Beaird missed more than three months of action in the spring recovering from knee surgery. He returned to the court for the pre-nationals tournament in June.
At the national tournament in Las Vegas at the Mandalay Bay Convention Center, the High Flyers were the fourth overall seed.
They went undefeated during the first two days of competition, had a hiccup on the third day of pool play but won a tiebreaker match and then a challenge match to get into the eight-team gold bracket.
On the final day, they beat AJAX (Beaverton, Ore.) 25-22, 25-22 in the quarterfinals and SNVF (located in the greater Seattle area) 26-24, 25-22 in the semifinals before knocking off Santa Monica Beach Club West (Calif.) in the finals, 25-22, 22-25, 17-15.
“I had been dreaming of winning a national championship since January,” Kerker said. “If I was spacing out in school or wherever, there was a 50% chance I was thinking about volleyball or playing at nationals.
“It was a wonderful experience.”
Kerker was around volleyball in his upbringing. He had two older sisters play and he watched his father compete in some local sand events.
He’ll be attending Princeton University this fall majoring in astrophysics and walking on to the men’s volleyball team.
“My college process wasn’t focused on college volleyball,” he said. “If I got the opportunity after selecting a college, then yeah, why not?”
Beaird, meanwhile, has had an inkling to play volleyball at the highest level for more than a year. He emailed every Division I men’s volleyball program in the country trying to get his name out.
He considered the New Jersey Institute of Technology, Long Island University and Lees-McRae in North Carolina.
“When I got to Lees-McRae, it felt like my home away from home,” Beaird said. “The team was perfect and they were people I could be best friends with. It was important to play at a high level, but the culture of the team needed to be great.”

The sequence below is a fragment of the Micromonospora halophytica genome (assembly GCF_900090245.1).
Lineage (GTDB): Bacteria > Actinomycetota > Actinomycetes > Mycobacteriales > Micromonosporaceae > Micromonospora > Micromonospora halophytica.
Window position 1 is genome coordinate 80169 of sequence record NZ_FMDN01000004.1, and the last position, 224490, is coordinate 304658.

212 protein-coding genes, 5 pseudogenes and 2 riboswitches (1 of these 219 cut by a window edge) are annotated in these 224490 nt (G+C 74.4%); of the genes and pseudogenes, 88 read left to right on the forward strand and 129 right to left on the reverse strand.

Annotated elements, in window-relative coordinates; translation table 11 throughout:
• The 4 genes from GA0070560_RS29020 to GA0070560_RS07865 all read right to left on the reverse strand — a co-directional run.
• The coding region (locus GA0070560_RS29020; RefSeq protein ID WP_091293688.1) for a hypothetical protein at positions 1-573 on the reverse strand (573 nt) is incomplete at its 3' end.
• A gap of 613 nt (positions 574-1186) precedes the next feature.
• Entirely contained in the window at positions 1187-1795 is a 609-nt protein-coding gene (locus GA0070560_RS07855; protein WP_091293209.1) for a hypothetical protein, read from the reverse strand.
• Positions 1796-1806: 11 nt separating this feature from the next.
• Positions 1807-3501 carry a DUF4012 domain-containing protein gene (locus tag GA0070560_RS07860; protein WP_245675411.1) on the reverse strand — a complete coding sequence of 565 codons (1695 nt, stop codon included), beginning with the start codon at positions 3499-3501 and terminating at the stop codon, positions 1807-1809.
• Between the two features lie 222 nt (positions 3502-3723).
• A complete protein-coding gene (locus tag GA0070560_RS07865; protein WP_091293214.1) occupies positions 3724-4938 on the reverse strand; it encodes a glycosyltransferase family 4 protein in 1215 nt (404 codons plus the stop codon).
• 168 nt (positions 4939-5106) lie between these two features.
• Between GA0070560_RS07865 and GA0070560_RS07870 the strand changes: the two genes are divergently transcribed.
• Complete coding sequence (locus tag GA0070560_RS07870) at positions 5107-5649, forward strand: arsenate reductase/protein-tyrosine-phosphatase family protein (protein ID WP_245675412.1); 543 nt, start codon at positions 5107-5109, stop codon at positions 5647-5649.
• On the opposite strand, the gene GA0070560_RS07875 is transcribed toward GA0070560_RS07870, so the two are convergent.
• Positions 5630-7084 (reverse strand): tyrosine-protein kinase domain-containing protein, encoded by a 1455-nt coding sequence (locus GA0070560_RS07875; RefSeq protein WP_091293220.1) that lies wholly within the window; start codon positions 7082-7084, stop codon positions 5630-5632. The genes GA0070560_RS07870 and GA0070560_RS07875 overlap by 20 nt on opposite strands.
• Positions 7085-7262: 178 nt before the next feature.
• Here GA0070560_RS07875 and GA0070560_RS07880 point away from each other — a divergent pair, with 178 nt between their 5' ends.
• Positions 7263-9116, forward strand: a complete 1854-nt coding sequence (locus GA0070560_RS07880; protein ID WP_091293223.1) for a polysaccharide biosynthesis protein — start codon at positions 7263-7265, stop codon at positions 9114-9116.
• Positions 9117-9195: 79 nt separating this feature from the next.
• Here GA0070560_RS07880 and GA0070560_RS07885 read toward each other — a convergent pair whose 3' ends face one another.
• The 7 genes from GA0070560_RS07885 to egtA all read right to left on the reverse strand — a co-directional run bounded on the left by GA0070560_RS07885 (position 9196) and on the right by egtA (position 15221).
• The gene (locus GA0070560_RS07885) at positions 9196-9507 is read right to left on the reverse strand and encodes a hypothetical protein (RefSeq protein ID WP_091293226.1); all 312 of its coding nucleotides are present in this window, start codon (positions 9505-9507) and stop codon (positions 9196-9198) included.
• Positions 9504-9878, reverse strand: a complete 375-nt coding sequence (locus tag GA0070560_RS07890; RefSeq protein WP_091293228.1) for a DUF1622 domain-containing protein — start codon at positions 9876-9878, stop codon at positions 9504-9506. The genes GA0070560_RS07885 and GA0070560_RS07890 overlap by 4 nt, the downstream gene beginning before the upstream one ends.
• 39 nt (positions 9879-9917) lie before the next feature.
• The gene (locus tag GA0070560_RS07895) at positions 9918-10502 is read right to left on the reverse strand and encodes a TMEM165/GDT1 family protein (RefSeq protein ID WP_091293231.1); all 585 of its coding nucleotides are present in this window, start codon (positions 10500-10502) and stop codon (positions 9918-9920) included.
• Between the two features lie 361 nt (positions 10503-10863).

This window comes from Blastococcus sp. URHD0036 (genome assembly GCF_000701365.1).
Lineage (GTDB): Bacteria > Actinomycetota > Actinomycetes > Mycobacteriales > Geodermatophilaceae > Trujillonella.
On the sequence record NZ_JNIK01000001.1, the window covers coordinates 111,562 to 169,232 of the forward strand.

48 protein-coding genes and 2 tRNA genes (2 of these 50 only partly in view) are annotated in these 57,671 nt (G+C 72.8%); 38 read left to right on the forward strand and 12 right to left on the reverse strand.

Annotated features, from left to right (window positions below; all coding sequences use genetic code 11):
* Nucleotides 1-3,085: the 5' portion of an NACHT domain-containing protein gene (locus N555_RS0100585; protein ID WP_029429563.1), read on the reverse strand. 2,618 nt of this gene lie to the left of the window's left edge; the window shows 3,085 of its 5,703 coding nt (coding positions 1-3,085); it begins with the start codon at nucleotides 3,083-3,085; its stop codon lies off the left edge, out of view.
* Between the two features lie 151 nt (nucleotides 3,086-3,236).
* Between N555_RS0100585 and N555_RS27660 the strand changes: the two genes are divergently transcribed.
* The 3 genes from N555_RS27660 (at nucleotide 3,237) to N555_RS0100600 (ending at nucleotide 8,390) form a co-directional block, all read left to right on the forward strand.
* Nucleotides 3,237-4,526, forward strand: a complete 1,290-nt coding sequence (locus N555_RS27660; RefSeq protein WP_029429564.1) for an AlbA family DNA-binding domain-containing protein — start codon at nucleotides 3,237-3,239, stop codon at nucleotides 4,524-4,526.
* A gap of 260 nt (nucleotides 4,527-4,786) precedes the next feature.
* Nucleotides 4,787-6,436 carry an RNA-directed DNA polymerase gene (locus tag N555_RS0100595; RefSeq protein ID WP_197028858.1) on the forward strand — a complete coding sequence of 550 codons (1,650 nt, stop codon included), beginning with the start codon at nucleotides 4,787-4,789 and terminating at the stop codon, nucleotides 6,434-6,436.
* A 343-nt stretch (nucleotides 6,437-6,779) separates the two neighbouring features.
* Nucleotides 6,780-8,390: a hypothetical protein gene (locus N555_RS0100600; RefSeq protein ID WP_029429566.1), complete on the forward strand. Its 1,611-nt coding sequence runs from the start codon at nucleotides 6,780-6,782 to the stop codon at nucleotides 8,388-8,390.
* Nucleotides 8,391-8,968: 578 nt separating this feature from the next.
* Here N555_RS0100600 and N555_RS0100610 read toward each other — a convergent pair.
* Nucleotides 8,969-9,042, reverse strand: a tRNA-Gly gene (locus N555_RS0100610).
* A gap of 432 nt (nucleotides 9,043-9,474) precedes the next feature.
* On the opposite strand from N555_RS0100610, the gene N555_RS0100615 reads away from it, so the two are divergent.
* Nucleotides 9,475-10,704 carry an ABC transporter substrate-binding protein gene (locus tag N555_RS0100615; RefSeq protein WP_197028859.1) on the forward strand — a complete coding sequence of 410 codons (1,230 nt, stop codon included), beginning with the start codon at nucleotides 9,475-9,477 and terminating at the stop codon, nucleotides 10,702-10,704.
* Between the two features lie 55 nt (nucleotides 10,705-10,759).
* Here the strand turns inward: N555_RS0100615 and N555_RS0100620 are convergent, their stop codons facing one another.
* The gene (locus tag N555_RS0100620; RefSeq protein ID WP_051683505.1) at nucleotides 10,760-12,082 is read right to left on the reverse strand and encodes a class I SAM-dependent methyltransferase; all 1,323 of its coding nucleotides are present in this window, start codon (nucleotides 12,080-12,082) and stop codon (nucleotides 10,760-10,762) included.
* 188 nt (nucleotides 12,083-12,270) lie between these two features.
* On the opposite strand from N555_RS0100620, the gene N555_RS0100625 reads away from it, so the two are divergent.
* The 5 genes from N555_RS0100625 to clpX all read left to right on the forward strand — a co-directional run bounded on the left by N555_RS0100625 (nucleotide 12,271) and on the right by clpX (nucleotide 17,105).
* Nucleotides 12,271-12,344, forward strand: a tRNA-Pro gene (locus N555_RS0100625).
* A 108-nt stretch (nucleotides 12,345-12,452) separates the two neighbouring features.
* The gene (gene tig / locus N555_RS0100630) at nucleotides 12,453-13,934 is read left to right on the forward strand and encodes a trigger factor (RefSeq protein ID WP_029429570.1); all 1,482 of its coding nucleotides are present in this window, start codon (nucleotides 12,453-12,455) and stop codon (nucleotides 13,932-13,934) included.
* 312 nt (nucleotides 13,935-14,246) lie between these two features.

Pono Yin, a former assistant coach with the Drake University women’s program, is the head coach of the men’s team at Lees-McRae.
Beaird is scheduled to move to North Carolina on Aug. 12 and major in sports management, with the aspirations of becoming a college coach. Kerker heads to Princeton on Aug. 26.
They’ll head there with plenty of confidence and positive memories from their club experience this past year.
“After an entire season and winning a national championship, it is so worth everything we did,” Kerker said. “Just a big thank you to all the coaches for being so accommodating to us and the High Flyers family for really making us feel part of their circle.”
Groesch is trying to find a way to help grow the boys game in the Quad-Cities. She had two boys attend her Davenport West camp recently and has reached out to several Mississippi Athletic Conference coaches about possibly putting together a boys team.
“This is an opportunity,” Groesch said. “Volleyball is not just a girls game.
“It is cost effective, and the start-up costs are minimal. Sanctioning it in Iowa would be a big deal.”
Groesch is confident things will trend toward that direction in the next five years.
“Some clubs are scared to take a chance on boys volleyball because it might be a loss of profit,” Beaird said. “The Midwest and South could grow the game a lot if they put their minds to it and decided to take it on.”